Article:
There are all sort of different options when it comes to webcasting and webcasting technology these days. In order to find out what path is most suited to your particular theme, approach, and content, there are a few tips and tricks that you can wander through mentally to check in with current standards.
Depending on size and scope, some of your research categories are going to be approaching your webcast from an enterprise-grade standpoint, approaching your presentation from a more casual standpoint, finding the right format for your presentation, and then choosing how technical and specific you want to get as far as editing and publishing go.
Approaching from an Enterprise-Grade Standpoint
Webcasting is an entirely different animal when it comes to the professionalism and efficiency required for appropriate presentations on a corporate level. Good thing there are companies that specifically sell professional webcasting solutions for people who need an efficient way to talk to between 50-1000 people in real-time. After purchasing, these services are typically extremely easy to set up and very effective at allowing your message to be produced and reproduced at will for the duration of your project.
Approaching From a Casual Standpoint
Casual webcasting is something that many people appreciate because it shows the casters to be human. Mistakes are made. Because it’s in real time, the timing between segments isn’t perfect. Things may not look quite right, or sound quite right. Anyone who watches one of the casual webcasts expects these things, and the familiarity of the mistakes is part of the draw. If you look up gamecasts, they fit into this casual webcast category, and some of them are insanely popular and make millions of dollars for the people who run them. It’s all about knowing your audience at that point.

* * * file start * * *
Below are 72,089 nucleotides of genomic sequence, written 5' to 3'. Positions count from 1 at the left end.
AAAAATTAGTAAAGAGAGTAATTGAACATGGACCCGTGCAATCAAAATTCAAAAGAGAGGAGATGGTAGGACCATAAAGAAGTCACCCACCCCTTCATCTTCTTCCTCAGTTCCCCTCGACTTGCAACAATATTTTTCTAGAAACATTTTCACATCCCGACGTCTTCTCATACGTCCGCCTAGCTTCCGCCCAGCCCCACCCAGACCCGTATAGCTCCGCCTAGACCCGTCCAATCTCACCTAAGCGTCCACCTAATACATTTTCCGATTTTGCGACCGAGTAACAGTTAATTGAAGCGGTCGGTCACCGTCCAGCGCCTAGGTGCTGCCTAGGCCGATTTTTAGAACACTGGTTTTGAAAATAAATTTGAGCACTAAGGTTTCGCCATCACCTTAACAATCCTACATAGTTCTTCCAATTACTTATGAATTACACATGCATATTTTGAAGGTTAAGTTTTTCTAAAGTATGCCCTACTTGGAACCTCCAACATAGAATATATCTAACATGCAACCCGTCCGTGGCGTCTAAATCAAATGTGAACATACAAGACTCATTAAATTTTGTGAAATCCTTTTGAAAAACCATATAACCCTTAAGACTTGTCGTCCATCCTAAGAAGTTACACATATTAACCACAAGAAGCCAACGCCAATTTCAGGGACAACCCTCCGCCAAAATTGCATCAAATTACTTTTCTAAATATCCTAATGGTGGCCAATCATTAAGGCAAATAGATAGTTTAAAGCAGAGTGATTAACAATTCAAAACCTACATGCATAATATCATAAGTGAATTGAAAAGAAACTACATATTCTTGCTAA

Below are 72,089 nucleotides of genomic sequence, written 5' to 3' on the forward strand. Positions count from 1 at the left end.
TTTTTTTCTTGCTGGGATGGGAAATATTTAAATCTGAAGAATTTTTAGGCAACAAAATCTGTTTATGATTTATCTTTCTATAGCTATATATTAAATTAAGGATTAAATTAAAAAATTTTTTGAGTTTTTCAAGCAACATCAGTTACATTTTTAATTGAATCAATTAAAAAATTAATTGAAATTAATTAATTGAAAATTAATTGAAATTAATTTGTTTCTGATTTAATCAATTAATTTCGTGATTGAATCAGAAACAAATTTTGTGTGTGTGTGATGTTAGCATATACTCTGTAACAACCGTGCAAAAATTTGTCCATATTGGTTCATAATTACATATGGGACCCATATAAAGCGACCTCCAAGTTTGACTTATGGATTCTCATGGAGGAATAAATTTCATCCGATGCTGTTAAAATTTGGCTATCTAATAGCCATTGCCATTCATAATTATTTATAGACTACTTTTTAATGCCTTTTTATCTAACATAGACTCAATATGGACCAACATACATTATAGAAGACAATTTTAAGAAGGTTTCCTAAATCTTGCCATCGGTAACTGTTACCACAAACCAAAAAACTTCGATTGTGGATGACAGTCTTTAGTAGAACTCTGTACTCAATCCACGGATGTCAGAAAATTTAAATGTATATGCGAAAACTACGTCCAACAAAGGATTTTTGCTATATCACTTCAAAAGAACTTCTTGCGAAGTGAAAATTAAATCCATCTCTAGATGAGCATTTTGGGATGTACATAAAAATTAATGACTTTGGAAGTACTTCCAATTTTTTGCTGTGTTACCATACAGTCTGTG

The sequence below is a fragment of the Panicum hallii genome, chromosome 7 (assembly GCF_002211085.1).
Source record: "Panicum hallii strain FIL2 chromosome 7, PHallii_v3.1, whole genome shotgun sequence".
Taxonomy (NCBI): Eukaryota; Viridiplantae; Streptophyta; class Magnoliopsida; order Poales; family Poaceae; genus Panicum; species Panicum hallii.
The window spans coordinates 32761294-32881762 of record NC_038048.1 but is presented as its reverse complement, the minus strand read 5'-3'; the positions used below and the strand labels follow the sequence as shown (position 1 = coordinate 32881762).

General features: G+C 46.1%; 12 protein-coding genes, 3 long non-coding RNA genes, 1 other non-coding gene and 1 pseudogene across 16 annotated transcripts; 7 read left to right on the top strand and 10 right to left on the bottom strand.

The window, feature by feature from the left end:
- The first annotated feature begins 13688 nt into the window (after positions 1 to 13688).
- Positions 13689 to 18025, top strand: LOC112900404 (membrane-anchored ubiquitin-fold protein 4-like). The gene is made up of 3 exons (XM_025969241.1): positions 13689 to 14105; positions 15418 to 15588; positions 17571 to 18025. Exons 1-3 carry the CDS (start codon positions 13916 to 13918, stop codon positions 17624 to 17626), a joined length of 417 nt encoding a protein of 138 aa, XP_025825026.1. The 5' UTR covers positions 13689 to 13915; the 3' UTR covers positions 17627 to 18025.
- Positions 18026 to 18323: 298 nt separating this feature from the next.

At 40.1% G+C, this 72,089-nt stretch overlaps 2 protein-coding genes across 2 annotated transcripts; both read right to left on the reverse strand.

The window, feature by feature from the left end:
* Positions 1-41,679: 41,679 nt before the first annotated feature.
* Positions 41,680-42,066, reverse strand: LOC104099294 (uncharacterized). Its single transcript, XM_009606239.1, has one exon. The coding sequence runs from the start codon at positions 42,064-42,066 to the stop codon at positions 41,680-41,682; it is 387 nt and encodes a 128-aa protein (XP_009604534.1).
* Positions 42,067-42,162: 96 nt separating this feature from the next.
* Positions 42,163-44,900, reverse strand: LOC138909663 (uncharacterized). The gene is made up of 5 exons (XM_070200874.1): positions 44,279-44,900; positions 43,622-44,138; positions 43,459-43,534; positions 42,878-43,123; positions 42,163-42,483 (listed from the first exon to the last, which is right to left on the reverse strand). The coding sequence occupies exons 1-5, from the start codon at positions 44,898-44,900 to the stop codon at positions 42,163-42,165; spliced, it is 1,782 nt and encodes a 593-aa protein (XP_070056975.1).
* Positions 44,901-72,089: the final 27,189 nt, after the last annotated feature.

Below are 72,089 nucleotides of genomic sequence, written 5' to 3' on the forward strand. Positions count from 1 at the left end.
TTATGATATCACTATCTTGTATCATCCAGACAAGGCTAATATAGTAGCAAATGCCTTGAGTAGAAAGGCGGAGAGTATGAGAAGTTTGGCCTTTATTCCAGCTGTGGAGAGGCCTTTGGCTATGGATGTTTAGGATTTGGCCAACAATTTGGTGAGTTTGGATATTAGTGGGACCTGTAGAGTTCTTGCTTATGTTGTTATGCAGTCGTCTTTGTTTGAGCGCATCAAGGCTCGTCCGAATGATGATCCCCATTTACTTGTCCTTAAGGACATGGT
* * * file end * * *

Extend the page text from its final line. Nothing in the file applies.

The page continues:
Finding the Right Format
The basic formats for webcasts are all over the place. There’s the talking head. There’s the PowerPoint presentation version. There are webcasts that rely on video, and others that are more audio based. If you are planning on webcasting yourself, the choice of format is almost as important as the content you’re streaming itself. It’s the whole “the medium is the message” concept at its finest, and that theory should not be ignored.
Choosing Whether To Edit or Not
Video editing is hard, tedious, technical, and time consuming. If it’s an integral part of your professional output when it comes to uploading your webcast after the fact, plan on spending some serious time learning video editing techniques and then rendering it all together into something usable. Some people find the whole process very rewarding, however, so depending on what category of people you fall into, you may find that you enjoy it more than the webcast itself!